The Sunday procession

The procession of the resurrection originated and developed in the cities close to the Grand Harbour. The promotion of this cult may be attributed to the Greeks, who came here with the Knights of St John in 1530.

In Cospicua, this tradition dates back to the mid-18th century, where it was customary for a drummer and a fife player to pass through the streets of the city to announce the joyful news of Christ’s resurrection. Children accompanied these players while singing: “Tomm, tirli tomm, tirli tiera. Kristu Rxoxta bil-bandiera.”

The 12 lanterns decorating the statue suggest that the procession started early in the morning, presumably after the Pater Noster, at around 5am. In the late 18th century, Archbishop Vincenzo Labini tried to regulate the hours at which these processions were to leave the church.

The 18th century statue of the Risen Christ. Photo courtesy of John CassarThe 18th century statue of the Risen Christ. Photo courtesy of John Cassar

When the statue passed by, children asked the Risen Christ to bless their figolla: “Berikhieli Kristu Rxoxt.” Moreover, when the statue passed along the narrow streets, parents, standing in their balconies, used to let their toddlers touch the statue, so that Christ, victorious over death, would bless them. Cospicua has a strong tradition of carrying the statue at a run at certain specified spots on the processional route.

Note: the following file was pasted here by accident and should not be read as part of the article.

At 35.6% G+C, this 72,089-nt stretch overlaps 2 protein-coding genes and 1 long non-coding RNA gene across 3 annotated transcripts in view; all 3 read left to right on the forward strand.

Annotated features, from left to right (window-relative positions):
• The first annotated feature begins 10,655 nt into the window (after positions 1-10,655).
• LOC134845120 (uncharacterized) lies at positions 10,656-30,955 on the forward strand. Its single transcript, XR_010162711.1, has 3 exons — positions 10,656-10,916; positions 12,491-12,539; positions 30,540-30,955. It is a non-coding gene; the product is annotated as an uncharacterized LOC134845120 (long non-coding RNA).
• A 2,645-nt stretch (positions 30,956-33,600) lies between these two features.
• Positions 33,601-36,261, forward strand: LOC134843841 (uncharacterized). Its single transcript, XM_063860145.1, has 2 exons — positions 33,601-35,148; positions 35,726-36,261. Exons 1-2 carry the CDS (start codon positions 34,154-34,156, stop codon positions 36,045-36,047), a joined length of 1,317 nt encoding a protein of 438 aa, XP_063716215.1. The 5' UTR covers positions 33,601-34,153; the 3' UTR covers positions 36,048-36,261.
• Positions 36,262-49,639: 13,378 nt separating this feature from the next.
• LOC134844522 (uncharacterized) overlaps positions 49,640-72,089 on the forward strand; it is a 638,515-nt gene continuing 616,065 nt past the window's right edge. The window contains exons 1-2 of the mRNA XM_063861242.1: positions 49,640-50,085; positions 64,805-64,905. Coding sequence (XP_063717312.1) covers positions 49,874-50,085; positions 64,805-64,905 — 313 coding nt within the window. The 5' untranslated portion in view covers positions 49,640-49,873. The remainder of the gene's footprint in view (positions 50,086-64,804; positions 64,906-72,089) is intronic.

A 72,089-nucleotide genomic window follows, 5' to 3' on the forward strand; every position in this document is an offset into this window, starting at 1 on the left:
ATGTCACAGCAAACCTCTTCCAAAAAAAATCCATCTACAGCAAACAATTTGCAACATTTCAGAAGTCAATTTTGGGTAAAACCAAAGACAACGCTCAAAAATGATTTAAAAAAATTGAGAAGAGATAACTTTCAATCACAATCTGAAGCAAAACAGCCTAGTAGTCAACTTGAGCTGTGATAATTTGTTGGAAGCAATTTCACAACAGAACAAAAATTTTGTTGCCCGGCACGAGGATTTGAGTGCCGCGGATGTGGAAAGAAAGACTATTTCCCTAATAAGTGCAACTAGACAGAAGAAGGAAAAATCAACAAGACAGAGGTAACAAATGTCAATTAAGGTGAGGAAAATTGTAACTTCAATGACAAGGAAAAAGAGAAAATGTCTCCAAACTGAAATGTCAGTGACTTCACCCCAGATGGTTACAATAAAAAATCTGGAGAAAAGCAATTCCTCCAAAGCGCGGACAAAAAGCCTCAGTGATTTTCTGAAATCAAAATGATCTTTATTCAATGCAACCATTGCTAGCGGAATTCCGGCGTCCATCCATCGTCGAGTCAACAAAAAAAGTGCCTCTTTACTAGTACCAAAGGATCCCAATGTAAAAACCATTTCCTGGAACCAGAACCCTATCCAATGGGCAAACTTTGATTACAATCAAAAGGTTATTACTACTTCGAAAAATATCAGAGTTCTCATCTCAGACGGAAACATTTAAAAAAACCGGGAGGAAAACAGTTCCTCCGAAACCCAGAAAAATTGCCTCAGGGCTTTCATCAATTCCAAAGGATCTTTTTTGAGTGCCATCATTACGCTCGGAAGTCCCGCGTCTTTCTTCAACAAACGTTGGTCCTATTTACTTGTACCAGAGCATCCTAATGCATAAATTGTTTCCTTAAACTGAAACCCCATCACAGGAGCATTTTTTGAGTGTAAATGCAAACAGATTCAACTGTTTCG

This custom was suppressed by the Regional Council presided over by Cardinal Alexis Lépicier in 1936. However, after World War II, the Bormliżi were the first to ignore this local Church law and reintroduced the custom.

Nowadays, the procession leaves Cospicua’s collegiate church at around 9am, after a solemn sung Mass, and re-enters after four hours. It is accompanied by fratelli, altar boys, members of the Collegiate Chapter and the St George’s Band playing Easter waltzes.

The climax of the procession is reached in Xgħajra (near the local council’s office). A huge crowd fills this enormous open area to see the traditional run with the statue. The procession also includes the blessing of children’s figollas and Easter eggs on the parvis of the monastery of the discalced Carmelite nuns.

The statue of the Risen Christ

The beautiful wooden statue of the Risen Christ is attributed to an anonymous Spanish sculptor. It was brought to Cospicua in 1714 and donated to the confraternity of the Holy Crucifix by its rector, Celestino Sacco. The statue represents the iconic moment when Christ rose from his tomb, holding a palm branch in his right hand. The present tombstone, designed by Abram Gatt, is made of silver and was donated by the Cospicuan boatmen in 1926. Made of wood, polychromed and gilded, the statue – which is 160cm tall – is kept in Cospicua parish church, dedicated to the Immaculate Conception of Our Lady.

Rev. Dr Jesmond Manicaro is the rector of the Resurrection chapel (tal-Erwieħ), Tarxien, and member of the Cospicua Collegiate Chapter.

An early 20th century photo of the Easter procession. Photo courtesy of Cospicua parish churchAn early 20th century photo of the Easter procession. Photo courtesy of Cospicua parish church

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